Then Steveo discovers my Garmin fitness watch. Obsessively, he flips through the screens, his tiny fingers flicking and flicking.
Playing with my phone, I leave him be. I am only occasionally distracted by the watch vibrating has he holds down the button on the side. His curiosity hones in on green light below the watch, which helps monitor my heart rate. Silently, he tries to pry the watch away from my wrist to see what's going on with the green light.
Nancy comes out with slices of bread, butter and milk tea, chai. The word for tea in Swahili is the same as in various Indian languages, where it originates, as well as in Thailand.
Nancy bows her head and says a quick prayer.
Sipping the sweet tea, I play with my phone, while Nancy is in the other room preparing dinner.
“It's strange to see him with someone. Usually he just sits in that chair alone with Dorey or something,”
Geoffrey says when he returns.
Geoffrey sits down for a moment and then stands back up.
“A true African man doesn't help his wife,” he says to Nancy, as he walks into the kitchen to help her with something. “She's complaining because usually I help her. I can clean the house, wash dishes, cook, anything, but I'm different.”
After a candle-lit dinner of potato curry, rice and cabbage, the lights come on, then go back off. Geoffrey and I settle into a conversation.
It turns out neither Nancy nor Geoffrey have come from well-to-do families. Only three years ago, he was working nonstop for a tour company and making no money at all. He and Nancy were living in a sheet metal shack the size of the living room in Nairobi at that time.
“When it rained, the rain came in. We had to stand up and stand in one corner waiting for it to stop. Then we could flip the mattress and go back to bed,” Geoffrey explains.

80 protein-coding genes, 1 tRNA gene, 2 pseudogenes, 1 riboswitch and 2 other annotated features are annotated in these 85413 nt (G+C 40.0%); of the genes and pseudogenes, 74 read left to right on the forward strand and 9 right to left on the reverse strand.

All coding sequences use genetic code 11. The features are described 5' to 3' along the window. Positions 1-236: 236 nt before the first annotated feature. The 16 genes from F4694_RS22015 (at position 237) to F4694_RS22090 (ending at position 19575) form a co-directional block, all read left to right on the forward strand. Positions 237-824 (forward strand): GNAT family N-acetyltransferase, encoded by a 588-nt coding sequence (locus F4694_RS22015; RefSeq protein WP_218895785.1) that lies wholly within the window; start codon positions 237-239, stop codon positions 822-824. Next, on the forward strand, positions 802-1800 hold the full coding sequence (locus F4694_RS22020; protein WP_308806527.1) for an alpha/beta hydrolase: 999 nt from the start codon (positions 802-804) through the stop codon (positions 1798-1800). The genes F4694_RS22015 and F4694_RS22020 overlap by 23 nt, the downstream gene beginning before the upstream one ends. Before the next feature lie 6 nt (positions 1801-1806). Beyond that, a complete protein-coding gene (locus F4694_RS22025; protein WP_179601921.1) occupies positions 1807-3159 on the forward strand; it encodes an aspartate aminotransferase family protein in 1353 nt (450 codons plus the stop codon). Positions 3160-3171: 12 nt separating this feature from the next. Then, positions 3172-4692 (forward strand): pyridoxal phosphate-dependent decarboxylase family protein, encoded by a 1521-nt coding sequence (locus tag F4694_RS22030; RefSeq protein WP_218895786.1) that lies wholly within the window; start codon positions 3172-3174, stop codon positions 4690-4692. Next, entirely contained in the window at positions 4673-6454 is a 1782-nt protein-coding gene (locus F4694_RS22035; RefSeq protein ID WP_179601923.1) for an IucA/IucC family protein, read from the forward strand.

It was about this time when he helped organize a tour through his company for a Couch Surfing friend. The tour went off without a hitch. The friend introduced him to the founder of Microflush Toilets. Since then, Geoffrey's delivered every time he's been asked to do something for the organization, and been ample rewarded.
“Steve knows that if he sends Geoffrey, there's nothing to worry about. It will be perfect,” Geoffrey says. “So what is this you said about magic?”
Ah, yes... so part of the teaser I send in my messages requesting a place to stay on Couch Surfing is mentioning that I do magic and offering to maybe show a host how to do a trick or two.
“If you're too tired, it's okay,” he says.
“No, it's fine. Let me just go get my things.”
Geoffrey is a perfect audience, at least when he's not distracted by his phone.
He smiles and laughs in disbelief as I make an entire deck of cards disappear. Then can't imagine how I manage to switch the signed card he's been holding in his hand with the card I signed and put in my own hand.
His delighted laugh, curiosity and smile are more magic then what I'm doing.
Nancy walks into the room, so I say I'll do one last trick for her.
“You do magic?” she asks.
“Tricks,” I say. In Africa, it's important to not pretend it's real magic. You have to work the crowd in a slightly different way. “Okay, so lets do this.”
I kneel down next to the table turning a single die so that the four is facing up. Then with a swift thwack, I crush the die into a single flat piece of plastic. I hand the flat die to Nancy.
She wants to know if I she can keep it, which she can't as I've only got that one. She also wants to know if I can restore it – I can't.
“It's like a crushed can of soda. Once it's crushed that much, there's nothing I can do.”
We were going to visit Geoffrey's pub tonight, but it's getting late and it's still raining. Instead, I crawl into bed, curling up on the thin-foam mattress on the floor, grateful to have a dry place to stay and some warm blankets to pull over my body.